(ARISE magazine, issue 15) People with animal faces, towering security fences, mouthless mutants – the imagery used in South African artist Jane Alexander’s work is not always comfortable viewing. But it’s not her intention to unsettle says Alexander, as she prepares for a new exhibition at SCAD Museum of Art in Georgia, US: “I have responded to the social environment as I interpret it from observation and conventional research… and the images evolve from this. It would seem to me that life is often unsettling, and that South Africa has always been so.”
The exhibition, entitled Surveys (From The Cape Of Good Hope), features work dating from 1998 to as recent as last year – including the tableau African Adventure, developed during South Africa’s shift from apartheid to democracy. “I see the works as fitting into a broad project of African adventures,” explains Alexander, “referring to the continent as a site of discovery, mystery and pleasure; colonial adventure and intervention; economically driven social control and enterprise; and pervasive exploitation, discrimination and damage”.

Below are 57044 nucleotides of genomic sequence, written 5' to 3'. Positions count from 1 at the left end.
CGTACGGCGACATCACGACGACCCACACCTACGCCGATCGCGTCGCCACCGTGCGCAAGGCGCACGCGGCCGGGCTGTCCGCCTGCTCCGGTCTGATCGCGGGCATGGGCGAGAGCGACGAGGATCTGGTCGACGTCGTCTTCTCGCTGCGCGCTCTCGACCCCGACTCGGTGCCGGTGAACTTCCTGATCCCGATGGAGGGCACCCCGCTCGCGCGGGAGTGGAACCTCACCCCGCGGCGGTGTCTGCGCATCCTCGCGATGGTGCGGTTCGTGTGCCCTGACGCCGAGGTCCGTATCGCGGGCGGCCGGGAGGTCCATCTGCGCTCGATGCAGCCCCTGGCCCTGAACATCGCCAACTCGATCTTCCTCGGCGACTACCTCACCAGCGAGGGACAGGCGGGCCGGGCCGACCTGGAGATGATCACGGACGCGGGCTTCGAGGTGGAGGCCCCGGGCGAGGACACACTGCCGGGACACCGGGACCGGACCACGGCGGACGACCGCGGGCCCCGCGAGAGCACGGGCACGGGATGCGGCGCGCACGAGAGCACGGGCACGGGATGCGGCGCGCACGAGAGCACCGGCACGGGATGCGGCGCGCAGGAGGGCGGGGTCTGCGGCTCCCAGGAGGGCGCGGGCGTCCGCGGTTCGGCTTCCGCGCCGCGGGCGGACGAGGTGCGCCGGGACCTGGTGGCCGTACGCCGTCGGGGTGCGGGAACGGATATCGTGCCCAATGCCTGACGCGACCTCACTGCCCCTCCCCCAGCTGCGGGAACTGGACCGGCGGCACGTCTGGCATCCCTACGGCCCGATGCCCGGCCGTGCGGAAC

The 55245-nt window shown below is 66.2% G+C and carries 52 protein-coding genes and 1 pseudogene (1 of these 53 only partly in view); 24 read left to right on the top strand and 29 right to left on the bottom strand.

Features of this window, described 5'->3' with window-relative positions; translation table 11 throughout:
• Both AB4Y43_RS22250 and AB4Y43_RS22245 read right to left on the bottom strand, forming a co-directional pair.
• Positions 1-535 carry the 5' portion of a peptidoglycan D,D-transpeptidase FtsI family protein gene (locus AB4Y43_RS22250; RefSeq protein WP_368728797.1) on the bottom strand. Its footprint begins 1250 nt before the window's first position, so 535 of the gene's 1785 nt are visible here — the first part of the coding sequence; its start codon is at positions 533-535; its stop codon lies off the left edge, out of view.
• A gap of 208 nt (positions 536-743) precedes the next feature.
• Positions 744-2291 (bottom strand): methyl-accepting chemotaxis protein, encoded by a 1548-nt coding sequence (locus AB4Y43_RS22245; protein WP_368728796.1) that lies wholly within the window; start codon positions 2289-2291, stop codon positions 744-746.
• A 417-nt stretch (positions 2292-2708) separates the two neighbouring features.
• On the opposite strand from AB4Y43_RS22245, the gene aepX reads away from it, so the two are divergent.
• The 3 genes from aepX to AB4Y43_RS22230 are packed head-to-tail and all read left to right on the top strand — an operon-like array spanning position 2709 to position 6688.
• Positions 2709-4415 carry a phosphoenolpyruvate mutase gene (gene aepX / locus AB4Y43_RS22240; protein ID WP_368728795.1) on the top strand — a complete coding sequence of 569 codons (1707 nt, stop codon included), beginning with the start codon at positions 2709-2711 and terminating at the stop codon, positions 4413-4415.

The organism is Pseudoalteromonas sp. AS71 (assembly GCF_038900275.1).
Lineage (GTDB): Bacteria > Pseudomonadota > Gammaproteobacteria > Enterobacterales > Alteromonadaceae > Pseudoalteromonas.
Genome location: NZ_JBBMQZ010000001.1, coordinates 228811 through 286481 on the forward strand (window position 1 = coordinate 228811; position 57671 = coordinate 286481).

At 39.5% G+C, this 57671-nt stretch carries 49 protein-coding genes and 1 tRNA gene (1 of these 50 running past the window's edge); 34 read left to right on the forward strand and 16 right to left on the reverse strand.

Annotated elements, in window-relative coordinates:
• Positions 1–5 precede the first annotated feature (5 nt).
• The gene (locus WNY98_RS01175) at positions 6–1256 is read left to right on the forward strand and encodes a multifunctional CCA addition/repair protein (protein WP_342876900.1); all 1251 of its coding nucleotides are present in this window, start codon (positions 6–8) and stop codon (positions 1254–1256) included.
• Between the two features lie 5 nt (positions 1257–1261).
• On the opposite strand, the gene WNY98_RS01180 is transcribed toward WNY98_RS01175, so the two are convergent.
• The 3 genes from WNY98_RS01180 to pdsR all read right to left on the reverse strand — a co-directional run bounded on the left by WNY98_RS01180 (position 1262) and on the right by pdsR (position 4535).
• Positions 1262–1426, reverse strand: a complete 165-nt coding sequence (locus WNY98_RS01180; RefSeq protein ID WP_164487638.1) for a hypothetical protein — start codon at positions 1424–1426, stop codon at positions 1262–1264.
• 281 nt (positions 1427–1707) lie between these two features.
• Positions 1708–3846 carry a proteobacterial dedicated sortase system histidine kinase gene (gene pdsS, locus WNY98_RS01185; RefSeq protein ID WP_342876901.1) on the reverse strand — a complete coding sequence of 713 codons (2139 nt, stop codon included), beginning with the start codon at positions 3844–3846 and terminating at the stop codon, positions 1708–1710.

Born in Johannesburg in 1959, Alexander grew up under the shadow of apartheid. South Africa was, she remembers, “very isolated, constrained, controlled, conservative and divided in almost every way.” And although the instruments of apartheid have long been dismantled, Alexander still finds injustices. “There is exceptional work being produced in South Africa but the art scene is still largely dominated by a privileged minority in terms of access…While this may be true of other countries, it still impacts primarily on those who were and still are discriminated against because of apartheid.”
Surveys (From The Cape Of Good Hope) is at the SCAD Museum of Art from February 21 to June 3. http://www.scadmoa.org